After the 1998 disaster that was Godzilla, the giant lizard has returned in a spectacular new film worthy of the iconic movie monster. Directed with insane assuredness by Gareth Edwards (and this is only his second feature and first big-budget flick), the action is so precise and powerful, it’s truly a sight to see.
The film even handles its exposition-heavy first act well, and that’s because of two reasons: Bryan Cranston and a crazy good score from Alexandre Desplat. In his first on-screen acting gig since Breaking Bad, Cranston gets to play a mastermind of a different kind playing Joe Brody, a scientist who is suspicious of a reported nuclear meltdown that kills his wife (Juliette Binoche…who kills an Oscar winner in the first 15 minutes of a movie?!?). Flashforward 15 years and Joe is estranged from his military son (Aaron Taylor-Johnson) and still determined to discover the coverup. Cranston gets several big emotional scenes and lengthy speeches, which he delivers with enormous power. With no Godzilla in sight yet, it really comes down to Cranston keeping your attention and he does.
He’s assisted by Desplat’s aggressive score that plays like a character in the film. The urgency and explosive nature of the score heightens the tension when there’s no monster to be seen yet. It’s the best musical score since Cloud Atlas and certainly one of the best ever in a summer blockbuster.
Once Godzilla and the other monsters show up, Edwards really focuses his camera on certain moments. This isn’t a Michael Bay action flick where you’re assaulted with explosions, incoherent fast editing, confusing close-ups, and excessive sound effects. Every shot is controlled. Edwards knows exactly what he wants to show you and you clearly see it. He slows his camera down so much that he almost creates little vignettes in the midst of massive action sequences or he pulls his camera back for a extreme wide shot to let you see jets crashing into the water or airplanes being tossed on the tarmac at the airport. Sometimes he doesn’t even show you the monster on his path of destruction. Sometimes you just see the aftermath. He keeps surprising you how he presents the story and it’ll put a smile on your face. Spielberg would be proud. This is a director who knows exactly what he’s doing.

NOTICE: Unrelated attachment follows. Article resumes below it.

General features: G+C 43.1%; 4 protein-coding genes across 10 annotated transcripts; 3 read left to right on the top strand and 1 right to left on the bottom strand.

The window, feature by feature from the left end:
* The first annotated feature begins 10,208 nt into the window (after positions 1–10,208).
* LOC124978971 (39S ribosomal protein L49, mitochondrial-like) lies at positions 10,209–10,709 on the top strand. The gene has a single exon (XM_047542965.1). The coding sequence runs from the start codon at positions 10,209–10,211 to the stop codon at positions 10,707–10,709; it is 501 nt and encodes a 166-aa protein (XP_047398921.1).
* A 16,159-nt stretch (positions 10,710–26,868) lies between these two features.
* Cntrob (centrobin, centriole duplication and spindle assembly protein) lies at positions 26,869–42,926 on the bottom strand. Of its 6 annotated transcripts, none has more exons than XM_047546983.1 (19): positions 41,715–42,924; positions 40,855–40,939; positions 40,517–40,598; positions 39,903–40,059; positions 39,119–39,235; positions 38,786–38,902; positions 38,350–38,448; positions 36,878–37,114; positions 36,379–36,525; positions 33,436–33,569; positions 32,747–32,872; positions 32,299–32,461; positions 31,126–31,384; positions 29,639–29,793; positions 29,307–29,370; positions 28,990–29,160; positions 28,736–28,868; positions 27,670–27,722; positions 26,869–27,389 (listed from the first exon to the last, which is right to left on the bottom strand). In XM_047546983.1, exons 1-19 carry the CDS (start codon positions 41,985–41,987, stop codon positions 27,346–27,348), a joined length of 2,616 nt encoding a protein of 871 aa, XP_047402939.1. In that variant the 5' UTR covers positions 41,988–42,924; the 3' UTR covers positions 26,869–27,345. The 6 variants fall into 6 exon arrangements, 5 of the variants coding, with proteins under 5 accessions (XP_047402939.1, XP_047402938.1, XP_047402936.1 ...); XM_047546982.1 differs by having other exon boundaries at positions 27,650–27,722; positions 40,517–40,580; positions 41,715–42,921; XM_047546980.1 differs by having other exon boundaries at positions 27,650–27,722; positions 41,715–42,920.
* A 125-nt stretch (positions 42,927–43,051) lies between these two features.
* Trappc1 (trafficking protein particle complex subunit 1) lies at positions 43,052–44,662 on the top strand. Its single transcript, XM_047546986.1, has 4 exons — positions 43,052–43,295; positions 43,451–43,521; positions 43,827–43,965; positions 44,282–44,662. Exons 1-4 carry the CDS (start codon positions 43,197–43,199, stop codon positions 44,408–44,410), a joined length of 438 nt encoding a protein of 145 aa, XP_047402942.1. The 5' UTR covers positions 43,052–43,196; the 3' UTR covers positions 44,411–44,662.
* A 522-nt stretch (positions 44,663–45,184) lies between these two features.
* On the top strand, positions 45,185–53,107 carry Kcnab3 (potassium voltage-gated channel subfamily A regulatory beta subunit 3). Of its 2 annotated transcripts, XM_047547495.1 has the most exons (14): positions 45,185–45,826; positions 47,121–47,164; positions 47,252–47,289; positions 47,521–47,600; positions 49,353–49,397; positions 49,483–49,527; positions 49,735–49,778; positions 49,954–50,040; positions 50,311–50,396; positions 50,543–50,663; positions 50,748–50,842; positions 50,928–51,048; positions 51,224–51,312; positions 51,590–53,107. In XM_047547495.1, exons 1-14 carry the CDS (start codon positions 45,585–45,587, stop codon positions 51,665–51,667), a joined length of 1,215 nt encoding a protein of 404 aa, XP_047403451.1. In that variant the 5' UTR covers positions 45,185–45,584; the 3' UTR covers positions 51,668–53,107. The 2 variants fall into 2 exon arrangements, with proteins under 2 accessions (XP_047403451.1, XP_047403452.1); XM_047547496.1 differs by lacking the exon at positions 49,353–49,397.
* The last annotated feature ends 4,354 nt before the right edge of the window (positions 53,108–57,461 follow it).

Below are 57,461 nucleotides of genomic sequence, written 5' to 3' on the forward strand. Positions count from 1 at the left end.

He’s got a lot of great actors to fill out the human drama of things, like Ken Watanabe (whose delivery of first saying the name “Godzilla” is pretty awesome), Elizabeth Olsen, Sally Hawkins, and David Strathairn. In the lead, Taylor-Johnson doesn’t really register. This could have been a breakthrough role for a young actor, but Taylor-Johnson doesn’t seize the opportunity. He’s serviceable in the role but unmemorable. The story also loses focus of Olsen’s character. Playing a doctor in the middle of the chaos, she only pops up every once and a while for no real purpose. You just think, “oh right, her. Where has she been?”.
The film does stumble on the goal line. The resolution is abrupt, and then the final moments are corny and eye-roll inducing, but its a minor flaw. This film is so well-constructed, you can forgive the little things because when Godzilla is good, its roar is deafening.